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The Moksha Roundup

Issue #8, March 22 - 28, 2022

Welcome to this week’s Moksha Roundup! This small newsletter is a weekly roundup of the latest and greatest in the data visualization/design/visual storytelling world. Every week, we compile our favorite projects from journalists, storytellers, and technologists and share them with you.

In this issue, we share great visual storytelling pieces from The Washington Post, Axios, and Bloomberg. If you’re not subscribed already and want to see more in the future, sign up below:

01. The 'deglobalization' of Moscow

By The Washington Post

The 'deglobalization' of Moscow by The Washington Post

This great story from the Washington Post—with graphics from Júlia Ledur—uses charts, maps, and powerful photography to showcase how Moscow has changed amid the exodus of Western companies from Russia. The article enumerates and visualizes the companies that have ceased business in the country, and then brings to life the impact of those decisions via photography of empty storefronts.

Visit the piece →

Clean Power Isn’t Reaching Those Who Need It Most  by Bloomberg

For Bloomberg, Will Mathis, Dan Murtaugh and Paul Murray have created a series of maps visualizing the uneven spread of clean power across the world. Side-by-side maps of countries with high “clean power potential” (but few clean power projects) and countries with high GDP per capita (and many projects) illustrate exactly the article’s thesis: clean power is not reaching the countries that need it most.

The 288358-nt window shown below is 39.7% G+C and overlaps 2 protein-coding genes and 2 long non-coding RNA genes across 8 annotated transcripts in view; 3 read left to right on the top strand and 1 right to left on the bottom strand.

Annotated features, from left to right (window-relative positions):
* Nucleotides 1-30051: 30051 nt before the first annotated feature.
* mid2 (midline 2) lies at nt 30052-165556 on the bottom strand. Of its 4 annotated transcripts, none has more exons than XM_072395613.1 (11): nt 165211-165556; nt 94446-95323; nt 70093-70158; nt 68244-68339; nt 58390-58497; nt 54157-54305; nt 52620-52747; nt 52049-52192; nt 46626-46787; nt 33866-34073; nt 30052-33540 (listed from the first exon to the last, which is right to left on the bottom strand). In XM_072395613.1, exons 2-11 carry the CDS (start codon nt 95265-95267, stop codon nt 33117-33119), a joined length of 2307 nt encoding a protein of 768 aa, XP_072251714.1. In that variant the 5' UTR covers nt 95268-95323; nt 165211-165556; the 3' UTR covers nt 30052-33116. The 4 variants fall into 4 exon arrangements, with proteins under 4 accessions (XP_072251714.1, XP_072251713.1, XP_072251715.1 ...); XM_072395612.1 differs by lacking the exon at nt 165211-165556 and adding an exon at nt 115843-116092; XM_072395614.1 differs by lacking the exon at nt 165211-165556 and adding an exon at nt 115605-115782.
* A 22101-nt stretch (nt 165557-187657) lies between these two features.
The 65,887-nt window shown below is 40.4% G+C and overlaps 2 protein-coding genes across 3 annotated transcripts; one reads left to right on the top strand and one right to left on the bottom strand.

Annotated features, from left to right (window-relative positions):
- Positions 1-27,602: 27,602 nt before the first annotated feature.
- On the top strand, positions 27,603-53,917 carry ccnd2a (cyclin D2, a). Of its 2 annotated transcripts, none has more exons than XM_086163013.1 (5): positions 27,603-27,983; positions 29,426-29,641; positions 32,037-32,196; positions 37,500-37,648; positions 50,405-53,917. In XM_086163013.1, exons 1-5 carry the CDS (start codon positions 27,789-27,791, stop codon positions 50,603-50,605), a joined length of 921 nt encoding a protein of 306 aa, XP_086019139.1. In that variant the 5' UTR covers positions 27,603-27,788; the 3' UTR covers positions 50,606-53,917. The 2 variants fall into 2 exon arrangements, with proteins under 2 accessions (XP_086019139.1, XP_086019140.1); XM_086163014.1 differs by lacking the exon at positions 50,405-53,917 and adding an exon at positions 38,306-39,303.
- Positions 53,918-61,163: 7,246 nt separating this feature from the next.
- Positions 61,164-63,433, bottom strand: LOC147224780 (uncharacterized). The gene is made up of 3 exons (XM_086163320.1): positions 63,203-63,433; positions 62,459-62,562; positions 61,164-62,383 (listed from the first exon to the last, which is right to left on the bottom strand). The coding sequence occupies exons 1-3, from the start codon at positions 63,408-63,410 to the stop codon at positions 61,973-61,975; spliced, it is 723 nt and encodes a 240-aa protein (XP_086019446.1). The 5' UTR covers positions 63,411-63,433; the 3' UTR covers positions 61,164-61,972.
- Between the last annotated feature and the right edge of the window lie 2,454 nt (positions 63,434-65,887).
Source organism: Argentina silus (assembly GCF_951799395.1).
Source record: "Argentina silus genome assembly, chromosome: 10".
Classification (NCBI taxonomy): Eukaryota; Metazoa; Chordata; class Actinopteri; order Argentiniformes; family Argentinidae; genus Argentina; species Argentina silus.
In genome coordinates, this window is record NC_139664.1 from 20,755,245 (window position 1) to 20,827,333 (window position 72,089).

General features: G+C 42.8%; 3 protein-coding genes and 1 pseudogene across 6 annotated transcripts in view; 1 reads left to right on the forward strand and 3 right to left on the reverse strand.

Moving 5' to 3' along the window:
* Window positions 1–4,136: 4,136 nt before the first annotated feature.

Visit the piece →

03. Rivers of Europe

By Milos Popovic

Rivers of Europe by Milos Popovic

Data analyst and prolific mapmaker Milos Popovic has created another beautiful map—this time of rivers in Europe. For the technically curious, Milos provides a comprehensive tutorial of how to create the map using R. The tutorial should be extensible, meaning you can use it to recreate a rivers map of most locations. Happy mapping!

Visit the piece →

💡 Want to make something like this? Check out these tools:

Baby Names in the U.S. are Becoming More Diverse by Cédric Scherer

Viz guru Cédric Scherer has created an interesting visualization of baby name diversity in the United States. The chart shows how baby names starting with each letter—and faceted by gender—have become more or less diverse since 1880. Cedric combines a beautiful color palette with meaningful labels to ensure you spend a few minutes exploring the trends yourself.

Visit the piece →

💡 Want to make something like this? Check out these tools:

The pandemic has been deadlier in red states by Axios

Will Chase has teamed up with Caitlin Owens to bring Axios original research to life through a revealing and well-annotated chart demonstrating the unequal partisan impact of COVID-19.

In particular, they use a line chart with shaded area to visualize the gap in excess deaths between red and blue states. Throughout the chart, annotations are placed to provide temporal context so the chart reads like ”a self-contained history of the pandemic.”

Visit the piece →

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